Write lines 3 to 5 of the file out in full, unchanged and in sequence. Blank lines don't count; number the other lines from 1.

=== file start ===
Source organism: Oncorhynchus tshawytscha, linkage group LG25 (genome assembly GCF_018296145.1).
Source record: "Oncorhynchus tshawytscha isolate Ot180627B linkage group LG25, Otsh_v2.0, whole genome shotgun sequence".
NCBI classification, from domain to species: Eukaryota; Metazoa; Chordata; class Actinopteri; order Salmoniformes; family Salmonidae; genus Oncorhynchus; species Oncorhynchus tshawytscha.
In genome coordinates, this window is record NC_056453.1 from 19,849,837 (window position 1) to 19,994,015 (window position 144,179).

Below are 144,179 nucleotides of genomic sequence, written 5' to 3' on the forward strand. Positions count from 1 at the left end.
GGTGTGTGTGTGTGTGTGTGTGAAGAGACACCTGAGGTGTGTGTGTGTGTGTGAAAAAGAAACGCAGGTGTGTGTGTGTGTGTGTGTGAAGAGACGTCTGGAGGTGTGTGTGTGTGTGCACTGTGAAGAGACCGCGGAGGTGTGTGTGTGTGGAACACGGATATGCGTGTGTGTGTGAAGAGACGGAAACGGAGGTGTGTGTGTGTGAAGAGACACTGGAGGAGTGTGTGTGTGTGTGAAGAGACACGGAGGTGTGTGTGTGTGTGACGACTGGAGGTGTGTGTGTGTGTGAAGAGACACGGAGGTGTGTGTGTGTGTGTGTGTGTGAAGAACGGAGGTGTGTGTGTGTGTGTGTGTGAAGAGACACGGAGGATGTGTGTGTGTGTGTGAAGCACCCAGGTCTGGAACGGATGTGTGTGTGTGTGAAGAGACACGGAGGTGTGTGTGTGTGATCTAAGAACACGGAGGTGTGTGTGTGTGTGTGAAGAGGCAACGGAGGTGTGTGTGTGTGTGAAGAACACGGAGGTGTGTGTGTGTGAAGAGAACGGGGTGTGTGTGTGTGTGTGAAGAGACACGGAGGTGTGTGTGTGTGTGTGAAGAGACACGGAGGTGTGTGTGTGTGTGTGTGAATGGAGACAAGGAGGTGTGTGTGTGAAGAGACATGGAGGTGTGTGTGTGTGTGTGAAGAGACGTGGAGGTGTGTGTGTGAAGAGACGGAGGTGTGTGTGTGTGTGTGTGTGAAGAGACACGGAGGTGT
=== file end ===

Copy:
NCBI classification, from domain to species: Eukaryota; Metazoa; Chordata; class Actinopteri; order Salmoniformes; family Salmonidae; genus Oncorhynchus; species Oncorhynchus tshawytscha.
In genome coordinates, this window is record NC_056453.1 from 19,849,837 (window position 1) to 19,994,015 (window position 144,179).

Below are 144,179 nucleotides of genomic sequence, written 5' to 3' on the forward strand. Positions count from 1 at the left end.